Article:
Farmer's Gram: The Tamarind Story! | Milaap

Farmer's Gram: The Tamarind Story!

Farming is increasingly becoming dependent on technology nowadays for its various reasons and needs. Exploiting this trend is the 62-year-old, Abdul Khadar Imamsab Nadakattin in the small village of Annigeri in Dharwad District, Karnataka. Mr. Nadakattin is an innovator and a social activist who highly believes in the principles of sustainability. He also advocates cost-effective, eco-friendly & socially accepted methods of agriculture. He has developed small yet user-friendly as well as original innovations in the taluka. His magic touch has transformed the lives of many hassled farmers, both in the State and outside.

Annigeri Taluka has a population of less than 25,000 people in total. Annigeri and its surrounding areas have deep black soil and are well known for chili and Bengal gram crops. Growing up in a place surrounded by agricultural fields, it was natural for Abdul to have inclination & liking towards agriculture. The only son of his parents, Mr.Abdul was keen on going to school but his father wanted him to focus on agriculture solely. Right from childhood, he had an observant nature and a very innovative bent of mind, as evident from his first innovation.

A Water Alarm
It has always been hard to get up early in the morning for any teenager. Young Abdul used to find it really hard to wake up in the mornings. None of his alarms seemed to break his sleep. His innovative mind started thinking of a mechanism that could solve this problem. This led to his first innovation “water alarm”. He tied a thin rope at the end of the alarm in such a way that the key would unwind itself. The string was in turn tied to a bottle filled with half water, when the key was completely unwind, the bottle would have tilt and the water would fall on his face.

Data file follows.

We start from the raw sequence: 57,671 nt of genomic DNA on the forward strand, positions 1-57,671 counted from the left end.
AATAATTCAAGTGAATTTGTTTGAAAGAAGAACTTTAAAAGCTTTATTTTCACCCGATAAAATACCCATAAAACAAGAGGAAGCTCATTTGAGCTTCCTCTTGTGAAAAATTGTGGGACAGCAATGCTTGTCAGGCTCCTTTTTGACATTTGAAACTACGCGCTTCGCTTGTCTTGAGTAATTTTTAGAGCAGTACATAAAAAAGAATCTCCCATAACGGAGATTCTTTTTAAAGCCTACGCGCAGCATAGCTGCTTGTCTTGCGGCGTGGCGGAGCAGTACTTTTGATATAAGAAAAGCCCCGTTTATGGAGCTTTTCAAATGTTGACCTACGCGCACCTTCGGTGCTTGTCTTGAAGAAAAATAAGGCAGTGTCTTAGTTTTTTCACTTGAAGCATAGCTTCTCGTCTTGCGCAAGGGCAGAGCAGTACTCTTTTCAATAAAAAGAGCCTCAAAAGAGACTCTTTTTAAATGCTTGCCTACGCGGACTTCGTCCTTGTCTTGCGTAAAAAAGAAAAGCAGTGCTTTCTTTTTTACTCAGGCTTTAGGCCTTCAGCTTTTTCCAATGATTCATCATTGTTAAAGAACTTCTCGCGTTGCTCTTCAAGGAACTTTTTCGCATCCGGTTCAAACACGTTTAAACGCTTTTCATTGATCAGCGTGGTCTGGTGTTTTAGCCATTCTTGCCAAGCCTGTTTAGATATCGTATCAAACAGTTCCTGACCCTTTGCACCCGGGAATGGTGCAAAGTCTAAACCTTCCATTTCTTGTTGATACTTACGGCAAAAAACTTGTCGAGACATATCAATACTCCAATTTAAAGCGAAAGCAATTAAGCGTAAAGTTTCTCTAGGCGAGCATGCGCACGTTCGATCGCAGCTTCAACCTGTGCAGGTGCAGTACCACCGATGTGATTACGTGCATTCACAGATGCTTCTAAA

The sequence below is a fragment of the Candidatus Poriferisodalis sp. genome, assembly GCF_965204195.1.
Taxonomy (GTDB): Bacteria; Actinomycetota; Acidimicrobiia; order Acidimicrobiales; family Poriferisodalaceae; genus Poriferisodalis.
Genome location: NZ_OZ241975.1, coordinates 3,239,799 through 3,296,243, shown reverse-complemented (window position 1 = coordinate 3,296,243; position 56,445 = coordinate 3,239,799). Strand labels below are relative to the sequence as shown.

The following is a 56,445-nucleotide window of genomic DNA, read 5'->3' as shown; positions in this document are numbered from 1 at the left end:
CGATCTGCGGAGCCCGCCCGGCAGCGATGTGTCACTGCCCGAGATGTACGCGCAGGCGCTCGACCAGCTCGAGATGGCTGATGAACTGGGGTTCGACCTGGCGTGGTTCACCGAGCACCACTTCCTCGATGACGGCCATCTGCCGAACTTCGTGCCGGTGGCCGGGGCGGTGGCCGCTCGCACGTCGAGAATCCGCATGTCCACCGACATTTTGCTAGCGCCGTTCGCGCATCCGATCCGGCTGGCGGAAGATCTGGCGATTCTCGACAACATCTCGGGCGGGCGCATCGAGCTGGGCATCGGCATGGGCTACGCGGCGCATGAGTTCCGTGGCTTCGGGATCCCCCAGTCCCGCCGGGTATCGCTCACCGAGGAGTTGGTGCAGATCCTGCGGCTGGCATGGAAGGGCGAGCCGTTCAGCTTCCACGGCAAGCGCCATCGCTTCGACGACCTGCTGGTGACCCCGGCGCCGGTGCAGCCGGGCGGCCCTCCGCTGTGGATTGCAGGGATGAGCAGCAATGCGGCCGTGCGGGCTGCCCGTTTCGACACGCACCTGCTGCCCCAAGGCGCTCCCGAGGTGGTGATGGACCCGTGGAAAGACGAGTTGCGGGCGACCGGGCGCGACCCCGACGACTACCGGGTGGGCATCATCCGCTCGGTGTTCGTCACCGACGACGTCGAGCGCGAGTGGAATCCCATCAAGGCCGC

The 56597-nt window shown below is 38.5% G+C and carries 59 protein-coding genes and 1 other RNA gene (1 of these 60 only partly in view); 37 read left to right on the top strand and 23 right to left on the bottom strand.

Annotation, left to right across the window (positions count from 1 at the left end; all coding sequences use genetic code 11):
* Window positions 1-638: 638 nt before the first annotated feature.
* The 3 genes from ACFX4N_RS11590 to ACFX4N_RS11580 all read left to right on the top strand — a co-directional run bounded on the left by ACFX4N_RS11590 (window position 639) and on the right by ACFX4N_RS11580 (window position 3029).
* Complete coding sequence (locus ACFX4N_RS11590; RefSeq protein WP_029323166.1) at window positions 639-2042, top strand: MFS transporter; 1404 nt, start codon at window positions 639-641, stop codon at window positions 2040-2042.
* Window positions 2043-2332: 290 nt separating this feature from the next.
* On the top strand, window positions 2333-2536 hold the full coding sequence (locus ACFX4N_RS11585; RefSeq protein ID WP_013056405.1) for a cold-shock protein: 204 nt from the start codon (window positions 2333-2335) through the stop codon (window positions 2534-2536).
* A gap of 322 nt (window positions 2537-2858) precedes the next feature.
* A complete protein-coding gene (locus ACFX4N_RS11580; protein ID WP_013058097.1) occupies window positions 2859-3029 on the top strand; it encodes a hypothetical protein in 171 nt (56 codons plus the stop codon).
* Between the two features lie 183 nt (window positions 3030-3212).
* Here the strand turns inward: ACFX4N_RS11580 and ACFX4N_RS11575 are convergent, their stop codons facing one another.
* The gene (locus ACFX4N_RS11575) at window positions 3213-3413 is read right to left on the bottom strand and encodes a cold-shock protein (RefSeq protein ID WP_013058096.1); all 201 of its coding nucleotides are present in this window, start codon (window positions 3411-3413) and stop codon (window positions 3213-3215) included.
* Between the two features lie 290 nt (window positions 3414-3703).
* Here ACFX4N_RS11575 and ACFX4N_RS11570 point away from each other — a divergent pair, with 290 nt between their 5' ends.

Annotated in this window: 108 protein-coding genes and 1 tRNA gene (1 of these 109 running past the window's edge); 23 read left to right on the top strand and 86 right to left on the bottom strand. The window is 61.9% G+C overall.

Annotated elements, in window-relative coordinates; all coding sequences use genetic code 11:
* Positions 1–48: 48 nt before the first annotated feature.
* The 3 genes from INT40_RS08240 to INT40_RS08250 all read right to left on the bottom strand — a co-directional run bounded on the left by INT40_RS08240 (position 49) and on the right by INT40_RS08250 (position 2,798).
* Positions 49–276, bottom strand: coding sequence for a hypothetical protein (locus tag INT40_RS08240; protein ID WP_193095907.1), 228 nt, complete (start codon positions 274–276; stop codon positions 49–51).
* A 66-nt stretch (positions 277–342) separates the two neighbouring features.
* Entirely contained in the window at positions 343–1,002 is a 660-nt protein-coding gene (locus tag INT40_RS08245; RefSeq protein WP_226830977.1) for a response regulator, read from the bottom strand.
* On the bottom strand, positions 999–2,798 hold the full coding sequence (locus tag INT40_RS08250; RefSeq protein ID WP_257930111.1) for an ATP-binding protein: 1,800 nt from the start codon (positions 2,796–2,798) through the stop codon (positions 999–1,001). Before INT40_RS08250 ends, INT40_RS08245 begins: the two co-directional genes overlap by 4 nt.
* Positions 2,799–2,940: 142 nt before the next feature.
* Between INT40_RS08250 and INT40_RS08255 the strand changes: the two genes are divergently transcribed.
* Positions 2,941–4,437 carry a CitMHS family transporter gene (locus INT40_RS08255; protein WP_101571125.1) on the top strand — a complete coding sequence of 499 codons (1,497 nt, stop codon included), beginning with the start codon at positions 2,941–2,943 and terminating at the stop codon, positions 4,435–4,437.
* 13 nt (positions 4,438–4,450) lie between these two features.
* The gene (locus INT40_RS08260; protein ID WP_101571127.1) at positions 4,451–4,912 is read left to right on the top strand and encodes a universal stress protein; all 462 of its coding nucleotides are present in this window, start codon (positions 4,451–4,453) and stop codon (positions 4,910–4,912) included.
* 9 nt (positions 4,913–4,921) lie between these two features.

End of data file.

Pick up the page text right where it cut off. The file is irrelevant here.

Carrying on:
The Tamarind Production

Mr. Abdul inherited 60 acres of land from his father. As in any other dry are, agriculture here has faced the risk of unpredictable rain along with scarce groundwater reserve. Facing the same problems and also looking for better alternatives, Mr.Abdul decided to practice ‘horticulture’. He planted plants of mango, sapota & ber with chili as intercrop in some of his lands. Sapota & ber were planted alternately in between the mango rows. This idea failed due to insufficient water supply.

Later on, Mr. Abdul decided to plant Tamarind(Imali) as he realized that only tamarind plants stood tall & green with borne fruits while others had dried away.

In 1985 - a year of severe drought, he managed to transport water from a distance of two to three km. With much difficulty, he planted 600 tamarind plants in pits in rows with spacing. The plants not only survived but continued to grow well. In 1990, inspired by the success he planted 1000+ more plants in some more part of the land. He thus was able to establish a 16-acre grove with about 1800 tamarind trees.

One Innovation Leads to Another

The success of growing tamarind with scarce but alkaline water was an innovation in itself. To overcome the water constraints, he tried reclaiming water by ‘three-part filtration’ process & dug as many as 11 bore wells at a cost of Rs 2 lakhs but only two of them yielded water. Later, on he dug 6 farm portions making small ponds to harvest rainwater. (A technique used by many others use in the region). After monsoon, water from the bore well was used to pump into the ponds. The water was then used for flood irrigating the plants. He has also constructed underground tanks to preserve the pulp of tamarind. Pulp preserved in such a manner had a long shelf-life and could retain the original quality and flavor for a longer period. He then started value addition to the raw fruit by manufacturing pickles and jam. His wife and daughter made the pickle and jam, which was marketed as far as Hyderabad. He thought of another new experiment when he faced problem in making pickles. The process of making pickle was labor intensive and tedious as one had to first harvest tamarind from the trees and then separate seeds from the fruit manually. He conceived a unique technique for harvesting tamarind from the trees but did not go ahead due to the high cost involved.